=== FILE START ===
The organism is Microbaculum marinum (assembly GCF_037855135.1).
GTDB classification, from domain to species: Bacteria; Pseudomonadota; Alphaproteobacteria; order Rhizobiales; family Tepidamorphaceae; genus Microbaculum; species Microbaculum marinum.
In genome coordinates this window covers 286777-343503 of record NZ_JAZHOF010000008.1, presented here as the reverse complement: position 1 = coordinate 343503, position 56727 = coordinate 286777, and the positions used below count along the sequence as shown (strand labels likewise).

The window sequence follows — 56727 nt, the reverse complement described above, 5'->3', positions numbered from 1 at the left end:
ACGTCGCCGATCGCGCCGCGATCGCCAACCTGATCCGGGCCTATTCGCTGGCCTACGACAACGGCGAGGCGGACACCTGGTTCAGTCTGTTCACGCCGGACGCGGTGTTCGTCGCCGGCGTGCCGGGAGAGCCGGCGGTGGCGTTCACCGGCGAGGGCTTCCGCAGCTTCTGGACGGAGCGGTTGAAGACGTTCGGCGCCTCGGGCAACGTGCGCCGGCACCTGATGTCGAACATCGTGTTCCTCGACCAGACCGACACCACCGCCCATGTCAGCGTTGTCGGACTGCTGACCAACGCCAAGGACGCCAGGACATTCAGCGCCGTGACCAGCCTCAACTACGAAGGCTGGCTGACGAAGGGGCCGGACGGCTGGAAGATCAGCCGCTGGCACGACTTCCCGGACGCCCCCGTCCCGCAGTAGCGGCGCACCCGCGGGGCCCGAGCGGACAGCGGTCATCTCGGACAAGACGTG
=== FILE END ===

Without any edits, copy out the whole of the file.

The organism is Microbaculum marinum (assembly GCF_037855135.1).
GTDB classification, from domain to species: Bacteria; Pseudomonadota; Alphaproteobacteria; order Rhizobiales; family Tepidamorphaceae; genus Microbaculum; species Microbaculum marinum.
In genome coordinates this window covers 286777-343503 of record NZ_JAZHOF010000008.1, presented here as the reverse complement: position 1 = coordinate 343503, position 56727 = coordinate 286777, and the positions used below count along the sequence as shown (strand labels likewise).

The window sequence follows — 56727 nt, the reverse complement described above, 5'->3', positions numbered from 1 at the left end:
ACGTCGCCGATCGCGCCGCGATCGCCAACCTGATCCGGGCCTATTCGCTGGCCTACGACAACGGCGAGGCGGACACCTGGTTCAGTCTGTTCACGCCGGACGCGGTGTTCGTCGCCGGCGTGCCGGGAGAGCCGGCGGTGGCGTTCACCGGCGAGGGCTTCCGCAGCTTCTGGACGGAGCGGTTGAAGACGTTCGGCGCCTCGGGCAACGTGCGCCGGCACCTGATGTCGAACATCGTGTTCCTCGACCAGACCGACACCACCGCCCATGTCAGCGTTGTCGGACTGCTGACCAACGCCAAGGACGCCAGGACATTCAGCGCCGTGACCAGCCTCAACTACGAAGGCTGGCTGACGAAGGGGCCGGACGGCTGGAAGATCAGCCGCTGGCACGACTTCCCGGACGCCCCCGTCCCGCAGTAGCGGCGCACCCGCGGGGCCCGAGCGGACAGCGGTCATCTCGGACAAGACGTG